Background: Type II diabetes mellitus (DM) is one of the leading chronic diseases in Qatar as well as worldwide. However, the risk factors for DM in Qatar and their prevalence are not well understood. We conducted a case-control study with the specific aim of estimating, based on data from outpatients with DM in Qatar (cases) and outpatient/inpatient controls, the association between demographic/lifestyle factors and DM. Methods: A total of 459 patients with DM from Hamad General Hospital (HGH) outpatient adult diabetes clinics, and 342 control patients from various outpatient clinics and inpatient departments within Hamad Medical Corporation (HMC) (years 2006–2008), were recruited. The association between risk factors and DM was evaluated using bivariate and multivariable logistic regression analyses. In addition to odds ratios (OR) and 95% confidence intervals (95% CI), we estimated the population attributable risk fractions for the DM demographic/lifestyle risk factors. Results: Qatari nationality was the strongest risk factor for DM (adjusted OR = 5.5; 95% CI = 3.5–8.6; p < 0.0001), followed by higher monthly income (defined as ≥ 3000 Qatari Riyals, adjusted OR = 5.1; 95% CI = 3.0–8.7; p < 0.0001), age >65 years (adjusted OR = 3.3; 95% CI = 0.9–11.4; p = 0.06), male gender (adjusted OR = 2.9; 95% CI = 1.8-4.8; p < 0.0001), obesity (BMI ≥ 30, adjusted OR = 2.2; 95% CI = 1.5-3.2; p < 0.0001), no college education (adjusted OR = 1.7; 95% CI = 1.2–2.6; p = 0.009), and no daily vigorous/moderate activity (adjusted OR = 1.5; 95% CI = 0.9–2.3; p = 0.12). Among Qatari nationals, obesity was found to be the main risk factor for DM (unadjusted OR = 3.0; 95% CI = 1.6–5.6; p < 0.0001), followed by no college education (unadjusted OR = 2.7; 95% CI = 1.5–5.1; p = 0.001), while consanguinity did not appear to play a major role in predicting DM (unadjusted OR = 1.5; 95% CI = 0.8–2.8; p = 0

  17. Burden of fungal infections in Qatar.

    PubMed

    Taj-Aldeen, Saad J; Chandra, Prem; Denning, David W

    2015-10-01

    Few estimates of fungal disease frequency have been attempted in the Middle East. We have estimated the burden of fungal infections in Qatar. The aim of the study was to compute and determine the burden of serious fungal infections, in an attempt to estimate fungal disease frequency, which has not previously been attempted in this country. Disease statistics were collected from the Microbiology laboratory database and from 2011 WHO statistics. The data are expressed per 100,000 populations. The reported cases of candidaemia rose to 288 with an estimated rate of 15.4/100,000. A real increase in the burden of candidaemia was found over that previously reported (12.9/100,000) for the years 2004-2009. Candida peritonitis was estimated in 8.02 cases/100,000 population. Recurrent (≥4 year(-1) ) vaginal infections affect at least 32,782 women with a rate of 3506/100,000 inhabitants. Severe asthma with fungal sensitisation affected 1486 people, allergic bronchopulmonary aspergillosis 1126 people and chronic pulmonary aspergillosis 176 people. Rhinosinusitis, mucormycosis and Fusarium infection occurred at rates of 2.31, 1.23, 1.86 cases/100,000 respectively. The estimated rate of invasive aspergillosis was very low (0.6/100,000). Low rates of Cryptococcus meningitis and Pneumocystis pneumonia are attributable to low HIV infection rates. In conclusion, fungal infections are increasingly reported, especially candidaemia. Surveillance and guidelines are needed to optimise care and management of common fungal infections. In addition, a fungal registry system needs development for surveillance.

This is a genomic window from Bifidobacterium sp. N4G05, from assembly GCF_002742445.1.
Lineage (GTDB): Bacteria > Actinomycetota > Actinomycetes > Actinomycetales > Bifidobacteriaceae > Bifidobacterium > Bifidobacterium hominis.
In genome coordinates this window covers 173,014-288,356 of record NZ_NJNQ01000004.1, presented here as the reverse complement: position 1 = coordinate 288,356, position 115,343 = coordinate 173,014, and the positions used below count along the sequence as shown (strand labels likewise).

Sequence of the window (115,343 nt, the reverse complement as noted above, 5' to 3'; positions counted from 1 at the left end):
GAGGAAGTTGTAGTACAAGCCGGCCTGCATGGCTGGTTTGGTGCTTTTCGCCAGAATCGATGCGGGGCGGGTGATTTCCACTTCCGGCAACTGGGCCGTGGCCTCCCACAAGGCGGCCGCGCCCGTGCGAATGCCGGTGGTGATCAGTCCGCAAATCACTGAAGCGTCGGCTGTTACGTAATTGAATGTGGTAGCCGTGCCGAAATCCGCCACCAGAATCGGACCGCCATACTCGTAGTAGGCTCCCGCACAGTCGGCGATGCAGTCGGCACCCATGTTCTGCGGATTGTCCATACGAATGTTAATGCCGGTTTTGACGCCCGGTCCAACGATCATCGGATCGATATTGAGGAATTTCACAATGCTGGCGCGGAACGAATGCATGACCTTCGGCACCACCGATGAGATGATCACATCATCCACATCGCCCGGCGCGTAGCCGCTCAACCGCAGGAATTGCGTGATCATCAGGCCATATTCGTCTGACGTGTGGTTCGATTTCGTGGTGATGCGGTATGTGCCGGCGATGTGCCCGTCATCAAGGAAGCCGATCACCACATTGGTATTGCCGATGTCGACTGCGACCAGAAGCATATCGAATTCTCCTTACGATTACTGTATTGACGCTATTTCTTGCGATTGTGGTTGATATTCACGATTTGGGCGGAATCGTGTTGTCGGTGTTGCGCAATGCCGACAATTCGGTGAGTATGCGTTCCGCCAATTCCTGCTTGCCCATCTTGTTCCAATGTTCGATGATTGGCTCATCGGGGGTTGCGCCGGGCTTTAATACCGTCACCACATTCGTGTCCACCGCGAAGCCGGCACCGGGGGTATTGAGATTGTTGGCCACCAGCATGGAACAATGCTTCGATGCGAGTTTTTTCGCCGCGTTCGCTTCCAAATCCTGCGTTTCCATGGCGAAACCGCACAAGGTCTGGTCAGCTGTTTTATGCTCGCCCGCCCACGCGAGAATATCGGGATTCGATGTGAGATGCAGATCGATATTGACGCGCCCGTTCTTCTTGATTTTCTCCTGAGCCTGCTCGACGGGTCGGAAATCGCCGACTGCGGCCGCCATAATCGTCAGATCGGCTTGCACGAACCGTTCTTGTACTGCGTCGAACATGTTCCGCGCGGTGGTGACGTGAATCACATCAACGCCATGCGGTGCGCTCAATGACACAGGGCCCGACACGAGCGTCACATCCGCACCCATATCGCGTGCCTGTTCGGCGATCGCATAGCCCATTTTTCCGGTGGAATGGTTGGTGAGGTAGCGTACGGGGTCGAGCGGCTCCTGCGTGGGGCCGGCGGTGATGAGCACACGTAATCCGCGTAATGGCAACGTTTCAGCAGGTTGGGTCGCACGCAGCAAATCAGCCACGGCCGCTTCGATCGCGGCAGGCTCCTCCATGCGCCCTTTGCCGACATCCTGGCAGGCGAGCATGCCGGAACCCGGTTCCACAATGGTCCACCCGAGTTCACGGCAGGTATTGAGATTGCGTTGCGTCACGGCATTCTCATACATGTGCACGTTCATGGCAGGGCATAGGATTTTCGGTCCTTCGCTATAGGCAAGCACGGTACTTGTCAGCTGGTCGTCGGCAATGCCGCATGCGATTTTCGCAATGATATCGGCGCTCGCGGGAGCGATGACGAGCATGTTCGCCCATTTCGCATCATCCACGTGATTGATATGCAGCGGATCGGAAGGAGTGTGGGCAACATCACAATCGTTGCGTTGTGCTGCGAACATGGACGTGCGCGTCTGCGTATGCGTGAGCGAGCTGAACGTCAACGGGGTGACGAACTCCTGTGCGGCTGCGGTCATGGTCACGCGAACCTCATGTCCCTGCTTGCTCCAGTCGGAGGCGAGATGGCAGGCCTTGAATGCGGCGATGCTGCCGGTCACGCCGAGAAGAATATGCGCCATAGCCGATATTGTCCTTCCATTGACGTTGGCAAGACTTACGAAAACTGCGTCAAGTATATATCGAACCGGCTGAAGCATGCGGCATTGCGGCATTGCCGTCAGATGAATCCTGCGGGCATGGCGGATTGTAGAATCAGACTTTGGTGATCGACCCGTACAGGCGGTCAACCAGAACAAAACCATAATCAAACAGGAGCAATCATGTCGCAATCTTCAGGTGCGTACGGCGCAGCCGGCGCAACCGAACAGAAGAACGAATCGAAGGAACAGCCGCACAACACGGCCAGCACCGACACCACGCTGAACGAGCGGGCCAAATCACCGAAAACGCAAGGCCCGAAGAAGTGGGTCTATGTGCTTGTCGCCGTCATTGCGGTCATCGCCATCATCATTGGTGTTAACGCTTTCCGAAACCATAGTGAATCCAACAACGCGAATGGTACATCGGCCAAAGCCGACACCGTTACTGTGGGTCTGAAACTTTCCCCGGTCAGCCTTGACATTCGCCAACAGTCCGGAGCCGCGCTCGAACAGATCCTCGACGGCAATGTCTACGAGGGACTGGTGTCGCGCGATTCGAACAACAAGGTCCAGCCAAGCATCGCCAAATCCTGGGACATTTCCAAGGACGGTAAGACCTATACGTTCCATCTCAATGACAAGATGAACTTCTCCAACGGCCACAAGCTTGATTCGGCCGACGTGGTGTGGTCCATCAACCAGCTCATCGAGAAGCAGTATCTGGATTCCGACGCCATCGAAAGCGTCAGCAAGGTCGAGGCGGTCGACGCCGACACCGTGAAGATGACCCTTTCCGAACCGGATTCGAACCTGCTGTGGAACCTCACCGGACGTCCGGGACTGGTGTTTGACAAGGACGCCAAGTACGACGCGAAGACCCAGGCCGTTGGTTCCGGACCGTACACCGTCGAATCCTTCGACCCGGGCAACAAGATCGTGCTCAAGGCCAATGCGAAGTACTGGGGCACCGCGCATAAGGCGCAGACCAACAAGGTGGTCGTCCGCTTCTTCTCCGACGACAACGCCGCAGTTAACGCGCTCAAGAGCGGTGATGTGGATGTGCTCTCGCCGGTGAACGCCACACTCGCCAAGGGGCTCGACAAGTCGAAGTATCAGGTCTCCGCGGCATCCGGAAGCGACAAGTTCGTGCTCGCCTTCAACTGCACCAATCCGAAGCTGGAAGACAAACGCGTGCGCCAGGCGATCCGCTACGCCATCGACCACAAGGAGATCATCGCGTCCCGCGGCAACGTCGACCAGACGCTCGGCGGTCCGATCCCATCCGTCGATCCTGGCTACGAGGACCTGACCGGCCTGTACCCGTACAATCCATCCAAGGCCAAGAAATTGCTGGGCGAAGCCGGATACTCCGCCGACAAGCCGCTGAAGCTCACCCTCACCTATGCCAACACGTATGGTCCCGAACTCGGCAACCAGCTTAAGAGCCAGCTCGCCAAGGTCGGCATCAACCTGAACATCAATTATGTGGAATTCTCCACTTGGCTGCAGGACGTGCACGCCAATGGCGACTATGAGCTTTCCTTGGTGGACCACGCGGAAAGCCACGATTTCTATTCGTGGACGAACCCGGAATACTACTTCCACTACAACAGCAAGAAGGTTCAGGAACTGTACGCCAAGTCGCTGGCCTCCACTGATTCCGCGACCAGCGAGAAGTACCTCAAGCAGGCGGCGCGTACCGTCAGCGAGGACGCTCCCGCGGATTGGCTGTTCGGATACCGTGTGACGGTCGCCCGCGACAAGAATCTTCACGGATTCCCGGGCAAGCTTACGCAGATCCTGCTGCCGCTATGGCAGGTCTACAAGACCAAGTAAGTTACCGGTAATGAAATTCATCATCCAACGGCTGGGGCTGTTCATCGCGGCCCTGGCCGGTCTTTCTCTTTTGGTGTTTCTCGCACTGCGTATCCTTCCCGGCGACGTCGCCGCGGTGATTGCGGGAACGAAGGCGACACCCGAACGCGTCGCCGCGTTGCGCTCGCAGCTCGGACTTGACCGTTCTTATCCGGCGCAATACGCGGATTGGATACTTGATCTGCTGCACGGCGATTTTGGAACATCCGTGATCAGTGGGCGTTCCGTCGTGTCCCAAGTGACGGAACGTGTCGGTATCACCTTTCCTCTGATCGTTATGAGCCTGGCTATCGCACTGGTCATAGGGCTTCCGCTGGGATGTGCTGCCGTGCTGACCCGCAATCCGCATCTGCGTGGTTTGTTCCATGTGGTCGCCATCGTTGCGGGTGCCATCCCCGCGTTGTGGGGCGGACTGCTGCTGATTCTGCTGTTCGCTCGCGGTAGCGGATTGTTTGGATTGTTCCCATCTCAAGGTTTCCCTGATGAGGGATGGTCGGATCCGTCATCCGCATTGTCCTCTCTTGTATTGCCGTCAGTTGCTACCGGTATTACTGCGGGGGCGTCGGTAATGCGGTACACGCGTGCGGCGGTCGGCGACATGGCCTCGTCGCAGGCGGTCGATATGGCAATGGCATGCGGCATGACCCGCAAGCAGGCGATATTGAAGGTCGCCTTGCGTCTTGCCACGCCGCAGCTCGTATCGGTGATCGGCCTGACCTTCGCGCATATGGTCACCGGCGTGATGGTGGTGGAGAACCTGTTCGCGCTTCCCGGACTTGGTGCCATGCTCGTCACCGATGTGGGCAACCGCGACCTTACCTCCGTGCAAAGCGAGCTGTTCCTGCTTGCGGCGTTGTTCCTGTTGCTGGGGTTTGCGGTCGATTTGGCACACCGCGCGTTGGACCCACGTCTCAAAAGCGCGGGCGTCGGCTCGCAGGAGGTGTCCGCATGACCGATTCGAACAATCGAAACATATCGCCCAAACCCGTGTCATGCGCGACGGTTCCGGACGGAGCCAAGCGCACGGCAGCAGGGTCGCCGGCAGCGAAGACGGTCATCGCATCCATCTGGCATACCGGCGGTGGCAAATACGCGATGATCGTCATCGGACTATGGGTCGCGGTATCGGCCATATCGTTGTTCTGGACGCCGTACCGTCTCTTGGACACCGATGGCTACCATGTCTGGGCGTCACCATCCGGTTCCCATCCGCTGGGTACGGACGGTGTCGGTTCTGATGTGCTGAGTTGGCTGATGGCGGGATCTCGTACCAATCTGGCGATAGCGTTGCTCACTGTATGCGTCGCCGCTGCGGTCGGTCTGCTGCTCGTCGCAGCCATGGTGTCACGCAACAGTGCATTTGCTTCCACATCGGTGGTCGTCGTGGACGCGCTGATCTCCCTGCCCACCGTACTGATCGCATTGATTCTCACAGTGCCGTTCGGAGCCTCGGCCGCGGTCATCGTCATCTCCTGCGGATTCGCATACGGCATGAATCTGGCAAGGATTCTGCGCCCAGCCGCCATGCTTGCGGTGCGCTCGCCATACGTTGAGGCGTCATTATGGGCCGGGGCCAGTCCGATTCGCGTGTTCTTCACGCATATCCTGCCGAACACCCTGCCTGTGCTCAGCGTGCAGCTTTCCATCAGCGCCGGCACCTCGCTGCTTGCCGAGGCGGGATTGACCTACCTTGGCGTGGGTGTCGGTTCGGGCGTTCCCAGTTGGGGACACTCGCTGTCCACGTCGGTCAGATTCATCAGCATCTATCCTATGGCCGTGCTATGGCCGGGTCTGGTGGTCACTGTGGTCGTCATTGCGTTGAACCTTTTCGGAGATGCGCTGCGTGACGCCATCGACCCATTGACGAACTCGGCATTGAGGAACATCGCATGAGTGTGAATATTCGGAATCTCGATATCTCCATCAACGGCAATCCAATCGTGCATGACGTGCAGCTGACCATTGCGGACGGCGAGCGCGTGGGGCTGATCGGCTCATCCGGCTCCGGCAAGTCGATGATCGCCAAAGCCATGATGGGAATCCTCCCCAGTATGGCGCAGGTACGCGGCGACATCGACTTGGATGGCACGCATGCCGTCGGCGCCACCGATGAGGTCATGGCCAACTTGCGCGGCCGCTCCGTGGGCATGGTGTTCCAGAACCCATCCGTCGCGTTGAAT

18. Alignment of Teacher-Developed Curricula and National Standards in Qatar's National Education Reform

    ERIC Educational Resources Information Center

    Nasser, Ramzi; Zaki, Eman; Allen, Nancy; Al Mula, Badria; Al Mutawaha, Fatma; Al Bin Ali, Hessa; Kerr, Tricia

    2014-01-01